Bark mulch is a byproduct of the forestry industry, making use of the bark stripped off timber that is being milled for lumber such as two-by-fours. Bark and green waste such as wood chips and branches are collected into a huge pile. The material is then put through a chipper to break everything down into similar sized pieces. The chipped green waste is then processed in an aeration system or compost plant. The material is then partially composted. This begins the decomposition process of the material so that it is already on its way to forming a nutrient-rich mulch for gardens and landscapes. Once the composting stage is complete, the bark mulch is processed through a screening plant Bark mulch comes in several shapes and sizes two of the most popular is the general Amenity mulch made from processed mixed conifers to the rich small nuggets of the pine mulch.

cont-bark-mulch-bc

Contractors Turf

Pine bark mulch.

This According to Malcourt or neat, small nuggets giving you that deluxe and high performance and that rich reddish brown.Like all bark mulches it’s is biodegradable which mean over time it will slowly rot down into the soil to give it fiber and carbon.As  there are no  nutrients in  the  bark  itself  despite  what  other  tell  you   As  this  pdf  will  tell  you  bellow

Melcourt Soil ameliorates, compost and Topsoil Product Specification Guide


Also, another thing to bare in mind is that all bark mulches are very acidic –  I know from experience that my clients call me out when they have the  ‘  Butcher  Squad  ‘ there words not mine been cutting and chopping trees down and spreading the wood chips everywhere without knowing the consequences.

I come over and see plants dying cause of it.  So if you want to Pine  Bark Mulch or Any  Amenity Mulch down think where you are going to put  first.

Advantages  of Pine  Bark  Mulch

pine-mini-mulch

  • It is like  CocoPeat  it  biodegradable    over  a  period  of  3  yrs
  • It’s not  porous  &  that  means  it soaks up  moisture   like  a  sponge   and benefits the plant’s roots  –  this  can  also  be  a  bad  thing  which I will  tell  you  later  on  how  to  work  around  this
  • it’s a  natural  local  source  product
  • Pine  Bark  Mulch  because  of its colour  its  naturally   appealing
  • Pine Bark  Mulch or  any  mulch, in fact, deters  slugs  and  snails

Disadvantages of  using Bark  Mulch 

  • Some bark mulches may be toxic to young plants, particularly if the bark is fresh or if it has been improperly stockpiled. Toxins can be leached from the bark by heavy watering or evaporated by thorough aeration.Bark mulches are most likely to cause damage to plants if the mulch particles are small, if the mulch is particularly deep, or if high proportions of plant roots are in the surface layer of the soil.
  • If the heap is still fresh, ie in the state of decomposition then the nitrates its produces will kill of the fine root hairs or in other cases it will cause nitrogen rubbery. Best  to  make  sure  that the  pile  is  well  &  fully  decomposed  or  buy  it  from a referable  supplier like  Melcourt
  • Make sure that any Free bark chips are free from pathogens first check your source – although you might get along with your neighbor or arbor the wood might pass the pathogens on to your stock.  You  wouldn’t  put  any  wood  chipping  that  came  from  your  tree  that  been  infected with your  new  stock  so  why  would  you  do  it  on  your  trees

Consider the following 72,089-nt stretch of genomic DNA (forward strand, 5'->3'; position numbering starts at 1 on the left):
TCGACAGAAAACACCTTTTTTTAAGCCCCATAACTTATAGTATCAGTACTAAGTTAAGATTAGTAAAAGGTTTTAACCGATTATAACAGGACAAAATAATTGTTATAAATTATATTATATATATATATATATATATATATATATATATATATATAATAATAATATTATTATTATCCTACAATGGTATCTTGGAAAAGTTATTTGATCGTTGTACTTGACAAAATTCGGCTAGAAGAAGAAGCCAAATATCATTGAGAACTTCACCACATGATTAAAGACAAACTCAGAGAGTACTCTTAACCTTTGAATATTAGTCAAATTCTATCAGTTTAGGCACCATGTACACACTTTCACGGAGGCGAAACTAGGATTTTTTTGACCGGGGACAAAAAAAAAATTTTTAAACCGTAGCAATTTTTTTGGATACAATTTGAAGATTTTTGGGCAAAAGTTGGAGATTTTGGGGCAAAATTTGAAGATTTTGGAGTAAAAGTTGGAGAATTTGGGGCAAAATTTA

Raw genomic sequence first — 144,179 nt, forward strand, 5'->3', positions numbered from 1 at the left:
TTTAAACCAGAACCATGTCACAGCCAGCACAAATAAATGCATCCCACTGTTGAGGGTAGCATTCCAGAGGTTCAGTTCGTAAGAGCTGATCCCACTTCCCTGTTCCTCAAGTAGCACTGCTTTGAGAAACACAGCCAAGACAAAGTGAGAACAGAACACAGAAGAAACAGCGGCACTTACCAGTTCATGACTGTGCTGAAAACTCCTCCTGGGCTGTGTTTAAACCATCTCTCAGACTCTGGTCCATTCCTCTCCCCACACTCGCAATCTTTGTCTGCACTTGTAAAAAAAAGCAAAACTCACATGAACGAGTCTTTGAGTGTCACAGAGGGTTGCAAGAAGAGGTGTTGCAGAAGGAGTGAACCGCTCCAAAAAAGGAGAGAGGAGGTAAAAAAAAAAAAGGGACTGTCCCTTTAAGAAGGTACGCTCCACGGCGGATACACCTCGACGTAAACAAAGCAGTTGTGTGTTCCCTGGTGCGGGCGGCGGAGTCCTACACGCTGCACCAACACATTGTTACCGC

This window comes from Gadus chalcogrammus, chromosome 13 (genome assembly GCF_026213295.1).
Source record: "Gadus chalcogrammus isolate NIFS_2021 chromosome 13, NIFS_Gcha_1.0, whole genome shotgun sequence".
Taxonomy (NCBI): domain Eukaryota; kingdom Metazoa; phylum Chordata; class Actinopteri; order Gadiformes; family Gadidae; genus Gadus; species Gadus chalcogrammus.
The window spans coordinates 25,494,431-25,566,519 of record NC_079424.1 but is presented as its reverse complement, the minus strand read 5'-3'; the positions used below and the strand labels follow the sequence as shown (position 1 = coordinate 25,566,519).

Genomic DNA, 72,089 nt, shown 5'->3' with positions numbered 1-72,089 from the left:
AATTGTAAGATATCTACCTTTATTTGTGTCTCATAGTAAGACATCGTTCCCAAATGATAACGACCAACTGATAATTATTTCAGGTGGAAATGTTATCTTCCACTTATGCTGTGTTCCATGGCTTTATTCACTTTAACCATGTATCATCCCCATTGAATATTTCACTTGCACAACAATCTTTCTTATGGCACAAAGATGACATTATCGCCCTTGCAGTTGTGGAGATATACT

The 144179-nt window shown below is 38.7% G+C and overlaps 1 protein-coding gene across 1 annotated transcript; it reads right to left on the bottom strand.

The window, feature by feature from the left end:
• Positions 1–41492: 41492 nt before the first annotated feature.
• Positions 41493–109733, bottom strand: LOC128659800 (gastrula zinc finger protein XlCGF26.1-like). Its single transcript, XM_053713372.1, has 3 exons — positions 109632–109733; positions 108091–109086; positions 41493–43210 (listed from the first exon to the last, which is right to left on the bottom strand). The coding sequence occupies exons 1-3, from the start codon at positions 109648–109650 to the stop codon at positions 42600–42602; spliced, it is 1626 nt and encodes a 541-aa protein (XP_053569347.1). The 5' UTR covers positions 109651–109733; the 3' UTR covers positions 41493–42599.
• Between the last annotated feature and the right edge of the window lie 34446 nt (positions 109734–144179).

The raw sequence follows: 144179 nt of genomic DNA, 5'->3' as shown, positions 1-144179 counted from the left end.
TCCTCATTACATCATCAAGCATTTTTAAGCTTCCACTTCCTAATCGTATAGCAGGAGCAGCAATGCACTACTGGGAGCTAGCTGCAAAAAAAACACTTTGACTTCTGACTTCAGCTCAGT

1. However  with  this  new  method  of  renewing  the  source  another  way  which  is  called  biochar  –  this  I  will  explain  in  chapter  3

Finally, I  come  to  the    Bark  Compost

Bark Compost

What is bark Compost 

Bark Compost is a renewable resource and is one of the most widely used components in commercial container media, although barks from many other species are also processed for this purpose.Bark particles used in container media generally range in size from dustlike to about 3/8 inch in diameter.

 

 

Disadvantages

  • Bark lacks the moisture-holding capacity of peat moss, There  fore  its  free draining &  like  Biochar & coir  its  needs  to  pre-soaked  for  about  a  day
  • As  I mentioned above bark alone holds no nutrients at all. So best either mix it up with your compost or buy it from the store that has it already mixed in
  • but it can dramatically increase the porosity of a mix.

Advantages

  •   Bark  cause  of  its  size, when mixed with another medium, will  increase  the  porosity  of  the  compost
  • It is  biodegrable  &  therefore  old  compost  can  be  put  into  compost  heaps to later  be  dug  into  the  ground
  • If  its  mixed  with  shredded  leaves  in  autumn  and  placed  in  a  OPEN compost container the fungi that break down the chipping rot the down the leaves too  to  make  leaf  mould  –  The  purpose  of  the  Open  container is to allow air flow through the compost and moisture from  the  rain  or  dew  to  activate  the  heap.

fungi  don’t  need  heat  to  live  only  the  damp  and  wet   conditions  like  a  typical  autumnal  day not  like  grass  cutting  that  need a  dry  condition  to  generate  heat

A successful container   potting medium  must  :-

  •  a stable reservoir of moisture and nutrients and remain loose enough to allow for root development, water movement and the exchange of gases in the root zone.
  • A growing medium must also have a pH (a measure of the alkalinity or acidity of a medium) that can support adequate nutrient uptake,
  • Be  virtually  sterile
  • Be  neutral  in  PH  depending  on  the  plant
  • The  Medium  should  supply  a  good  anchorage  and  support  for  the  roots
  • must  be  heavy  enough  to  allow  anchorage

 

.If you have a good mix, water will penetrate it quickly and drain freely from the bottom of the pot. When the excess water has drained away, air will fill the large pore spaces, but enough water will be retained in the smaller spaces to provide ample moisture for the plant. In a poor mix, water may be slow to penetrate, the medium will become heavy and waterlogged, and a crust from algae or accumulated salts may form on the surface. Under these conditions, the roots become starved for oxygen, plant growth slows, foliage may begin to yellow, and plants often succumb to root rot.

Conclusion 

With  this  taken  on  board  I would  definitely  choose  a  coir  based  compost  cause  with    bark  there  are  so  many  variables  either  you  over  water  or  you  under  water  etc

At least Coco Peat is sterile so there less chance of getting soil-borne diseases than bark so there are fewer things to worry about.  Of course, its  got to be mixed and  soaked  before  hand   for  it  be  any  benefit

Well  that’s  My  say  what  yours

 

http://www.coolgarden.me/gardening-basics-mulch-1928/#more-1928